Municipals marked time in quiet trading yesterday as Goldman, Sachs & Co. won the day's two biggest competitive deals.
The largest deal was $251 million Georgia general obligation bonds, which Goldman captured with a net interest cost of 5.5358%.
The noncallable serial bonds were reoffered at a top yield of 5.95% in 2014.
Davern, a vice president and portfolio manager of the just under $130 million Flagship Double Tax Exempt Georgia Fund passed on the --offering.
"We felt it was a little fully priced, a little rich," Davern said.
An underwriting source familiar with the offering acknowledged that it was priced aggressively.
"Georgia came on the aggressive side, but we put a lot of bonds away," the source said, adding that the deal was particularly successful in the 2005 to 2011 range.
"Georgia always comes aggressive," the source said. About $95 million of the $251 million total remained unsold late yesterday, the source said.
Flagship's Davern said he would not ordinarily be looking for natural triple-A general obligation paper, but the recent back up in yields afforded an opportunity to upgrade his portfolio without surrendering too much yield.
While in a rally, buyers tend to hold on to the higher yielding paper they purchased earlier. Because comparable securities offer less yield, rate backups such as this one make good opportunities to rework portfolios, he said.
In this case, however, the swap did not work for his portfolio, Davern said.
While sales of the fund's shares have slowed in recent weeks, money continues to come, he said.
"We've had steady cash flow all the way through the backup," Davern said.
Frank Thach, an investment officer with the Georgia State Financing and Investment Commission, said the offering went well, and attracted three other bids in addition to Goldman's.
CS First Boston had the cover bid with an NIC of 5.5621%, followed by Morgan Stanley & Co. with 5.56513%, and Chemical Securities with 5.6554%, Thach said.
Yesterday, Goldman also won $140 million Dade County, Fla., aviation facilities revenue bonds, bidding a true interest cost of 6.2414%. The MBIA-insured bonds, which are subject to the alternative minimum tax, were reoffered at a top yield of 6.33% in 2024. Roughly $20 million of the offering remained unsold late yesterday.
Topping today's competitive calender are $136 million Nassau County, N.Y. general obligation bonds. Today's negotiated calendar is expected to feature $250 million Portland, Ore., sewer system revenue bonds through Smith Barney Inc.
Turning to yesterday's secondary market, both dollar bonds and high-grade issues were unchanged in light activity.
"The secondary market's nonexistent today," one trader said."I would say we are pretty flat on the day, it's just a matter of nothing's going on."
In debt futures, the September municipal contract settled up more than 1/8 point at 90 27/32s. Yesterday's September MOB spread was negative 391, compared to negative 384 on Friday.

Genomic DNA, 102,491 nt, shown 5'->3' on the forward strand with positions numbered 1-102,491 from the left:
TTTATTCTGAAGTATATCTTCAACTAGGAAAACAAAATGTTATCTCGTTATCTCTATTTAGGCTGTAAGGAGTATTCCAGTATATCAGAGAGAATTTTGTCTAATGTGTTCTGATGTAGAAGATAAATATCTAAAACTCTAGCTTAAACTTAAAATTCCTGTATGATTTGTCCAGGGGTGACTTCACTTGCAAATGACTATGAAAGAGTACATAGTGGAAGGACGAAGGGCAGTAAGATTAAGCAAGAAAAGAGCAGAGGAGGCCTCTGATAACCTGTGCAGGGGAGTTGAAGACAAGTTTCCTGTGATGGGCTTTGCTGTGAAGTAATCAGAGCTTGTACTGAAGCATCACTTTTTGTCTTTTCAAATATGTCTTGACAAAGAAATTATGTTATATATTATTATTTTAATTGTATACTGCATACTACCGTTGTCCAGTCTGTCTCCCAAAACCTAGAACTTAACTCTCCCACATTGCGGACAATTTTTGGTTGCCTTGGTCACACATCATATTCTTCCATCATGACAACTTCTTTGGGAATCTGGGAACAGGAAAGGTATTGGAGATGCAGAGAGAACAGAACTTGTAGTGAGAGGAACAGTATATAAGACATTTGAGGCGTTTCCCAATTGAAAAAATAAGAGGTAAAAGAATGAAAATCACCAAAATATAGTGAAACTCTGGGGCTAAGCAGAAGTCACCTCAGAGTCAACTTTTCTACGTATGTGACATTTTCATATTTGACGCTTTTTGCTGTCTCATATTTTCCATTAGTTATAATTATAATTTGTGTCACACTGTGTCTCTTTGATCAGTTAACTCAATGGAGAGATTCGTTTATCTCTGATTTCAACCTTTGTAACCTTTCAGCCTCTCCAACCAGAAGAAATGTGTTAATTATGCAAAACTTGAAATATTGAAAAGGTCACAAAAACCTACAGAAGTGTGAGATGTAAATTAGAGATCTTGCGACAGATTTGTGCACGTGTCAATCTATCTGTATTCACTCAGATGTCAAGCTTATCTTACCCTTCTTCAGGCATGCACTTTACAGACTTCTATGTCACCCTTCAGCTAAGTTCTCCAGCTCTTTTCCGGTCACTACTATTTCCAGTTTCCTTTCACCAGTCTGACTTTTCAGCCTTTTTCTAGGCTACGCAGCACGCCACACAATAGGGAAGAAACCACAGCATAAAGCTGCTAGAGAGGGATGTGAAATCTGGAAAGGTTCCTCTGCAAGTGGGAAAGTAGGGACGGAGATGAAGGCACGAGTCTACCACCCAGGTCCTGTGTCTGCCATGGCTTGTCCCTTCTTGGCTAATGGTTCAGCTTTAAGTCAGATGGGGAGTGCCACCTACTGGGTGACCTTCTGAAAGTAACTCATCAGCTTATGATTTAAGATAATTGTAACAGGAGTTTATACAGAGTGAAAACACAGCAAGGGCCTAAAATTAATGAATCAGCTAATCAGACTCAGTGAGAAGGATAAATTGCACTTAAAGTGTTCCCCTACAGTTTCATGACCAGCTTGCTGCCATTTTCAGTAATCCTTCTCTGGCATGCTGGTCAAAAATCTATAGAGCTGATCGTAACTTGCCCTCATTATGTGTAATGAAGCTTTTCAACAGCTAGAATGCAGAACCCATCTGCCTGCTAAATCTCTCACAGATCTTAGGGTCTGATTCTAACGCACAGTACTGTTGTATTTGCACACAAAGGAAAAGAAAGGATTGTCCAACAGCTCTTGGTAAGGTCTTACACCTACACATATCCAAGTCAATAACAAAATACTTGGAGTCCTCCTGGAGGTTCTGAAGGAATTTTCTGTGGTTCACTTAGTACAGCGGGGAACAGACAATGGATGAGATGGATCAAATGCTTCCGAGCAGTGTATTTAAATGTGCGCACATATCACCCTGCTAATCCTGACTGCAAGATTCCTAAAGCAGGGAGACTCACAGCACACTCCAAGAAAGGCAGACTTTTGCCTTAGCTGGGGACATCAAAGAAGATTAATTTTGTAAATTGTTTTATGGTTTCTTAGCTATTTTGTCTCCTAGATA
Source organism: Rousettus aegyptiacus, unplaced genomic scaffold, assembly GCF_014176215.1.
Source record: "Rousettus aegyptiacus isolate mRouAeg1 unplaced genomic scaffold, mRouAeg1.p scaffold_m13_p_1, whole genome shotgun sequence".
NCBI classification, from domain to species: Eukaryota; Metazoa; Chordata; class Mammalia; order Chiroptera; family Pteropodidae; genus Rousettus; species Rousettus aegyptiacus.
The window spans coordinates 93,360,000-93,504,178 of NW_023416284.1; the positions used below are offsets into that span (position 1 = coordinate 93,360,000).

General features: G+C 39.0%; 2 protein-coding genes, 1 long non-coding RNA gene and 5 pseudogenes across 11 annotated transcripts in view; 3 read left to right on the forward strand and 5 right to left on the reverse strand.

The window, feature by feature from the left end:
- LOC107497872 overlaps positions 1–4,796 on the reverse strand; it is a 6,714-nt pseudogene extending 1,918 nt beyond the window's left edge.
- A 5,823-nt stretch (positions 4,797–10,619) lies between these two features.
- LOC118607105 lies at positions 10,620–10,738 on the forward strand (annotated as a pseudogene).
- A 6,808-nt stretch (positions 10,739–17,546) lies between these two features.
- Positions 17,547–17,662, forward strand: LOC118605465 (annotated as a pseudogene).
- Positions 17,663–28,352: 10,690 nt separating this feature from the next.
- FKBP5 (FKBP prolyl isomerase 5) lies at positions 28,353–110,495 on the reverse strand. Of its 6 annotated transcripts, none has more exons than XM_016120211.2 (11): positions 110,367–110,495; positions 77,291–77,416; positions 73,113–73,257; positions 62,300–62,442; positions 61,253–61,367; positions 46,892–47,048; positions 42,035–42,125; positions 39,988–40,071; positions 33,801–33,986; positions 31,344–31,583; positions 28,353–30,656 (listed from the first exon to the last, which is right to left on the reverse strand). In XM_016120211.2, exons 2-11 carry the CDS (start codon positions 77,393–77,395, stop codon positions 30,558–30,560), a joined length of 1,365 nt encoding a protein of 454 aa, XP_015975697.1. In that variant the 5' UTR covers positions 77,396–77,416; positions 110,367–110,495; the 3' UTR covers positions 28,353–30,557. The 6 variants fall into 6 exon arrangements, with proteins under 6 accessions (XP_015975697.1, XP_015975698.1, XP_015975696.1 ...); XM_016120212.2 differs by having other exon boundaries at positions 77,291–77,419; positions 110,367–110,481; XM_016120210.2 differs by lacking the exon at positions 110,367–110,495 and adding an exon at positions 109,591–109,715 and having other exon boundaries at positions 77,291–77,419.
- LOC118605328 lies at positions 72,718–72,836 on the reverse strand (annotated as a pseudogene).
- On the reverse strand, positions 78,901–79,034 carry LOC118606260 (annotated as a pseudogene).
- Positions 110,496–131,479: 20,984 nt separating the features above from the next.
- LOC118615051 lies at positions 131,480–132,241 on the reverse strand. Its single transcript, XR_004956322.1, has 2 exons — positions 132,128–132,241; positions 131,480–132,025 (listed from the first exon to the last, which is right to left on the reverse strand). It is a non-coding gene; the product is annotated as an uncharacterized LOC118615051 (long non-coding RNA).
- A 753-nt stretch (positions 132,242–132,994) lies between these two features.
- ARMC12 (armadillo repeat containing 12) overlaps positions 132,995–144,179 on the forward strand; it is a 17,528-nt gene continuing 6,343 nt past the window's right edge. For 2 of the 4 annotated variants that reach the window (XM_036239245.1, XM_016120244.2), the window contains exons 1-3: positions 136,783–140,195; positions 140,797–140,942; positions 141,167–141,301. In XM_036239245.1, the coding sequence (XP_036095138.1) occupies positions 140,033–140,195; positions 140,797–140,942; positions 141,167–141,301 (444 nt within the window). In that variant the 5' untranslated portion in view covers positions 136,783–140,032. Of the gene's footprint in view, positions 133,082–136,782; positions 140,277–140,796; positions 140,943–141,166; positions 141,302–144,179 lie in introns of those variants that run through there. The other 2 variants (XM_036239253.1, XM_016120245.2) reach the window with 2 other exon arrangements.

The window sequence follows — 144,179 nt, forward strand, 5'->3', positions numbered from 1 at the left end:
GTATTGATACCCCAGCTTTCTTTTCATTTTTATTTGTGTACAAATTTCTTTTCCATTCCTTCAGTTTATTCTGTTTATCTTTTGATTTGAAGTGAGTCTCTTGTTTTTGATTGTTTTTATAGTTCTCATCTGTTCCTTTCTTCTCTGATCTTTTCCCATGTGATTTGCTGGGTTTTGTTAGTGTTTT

"The story of this week is probably going to be the reception of the two year notes and the five-year [notes]," said James Kochan, head of fixed income asset management at Robert W. Baird & Co.
The Treasury Department is slated to sell $17.25 billion in two-year notes today and $11 billion in five-year notes tomorrow.
"If we get good participation in the auction, we could do better," Kochan said.
Overall, however, Kochan sees a "very inactive" week ahead, with municipals continuing to trade in a narrow range prior to next week's July employment report.
"There isn't a lot of eye-catching economic data until next week," he said. "People are on vacation, and there isn't much going on in bondland in general."
In rating actions yesterday, Moody's Investors Service raised the rating on Glendale, Ariz., to Aa from AI. The move covers the $71.9 million of the city's general obligation bonds that are outstanding.
Moody's also confirmed its A1 rating on Glendale's street and highway user revenue bonds. The city plans to sell today via competitive bidding $4.59 million of additional street and highway user revenue bonds.
The Glendale upgrade was attributed to sales tax revenue growth, a rebound in property value assessed valuation, and city unemployment below state and national rates, Moody's said.
Another positive factor cited by Moody's was Glendale's ability to decrease its debt burden since 1991. "The city's slower schedule for additional borrowing, and a rapid repayment of outstanding debt, is expected to yield further declines in debt burden," Moody's said.
Elsewhere, Standard & Poor's Blue List for yesterday was down $8 million to $1.69 billion. The 30-day visible supply of municipal bonds for today totals $3.79 billion, up $100.5 million from yesterday. That comprises $2.06 billion of competitive bonds, up $96.9 million from yesterday, and $1.73 billion of negotiated bonds, up $3.6 million.
Brad Altman contributed to this article.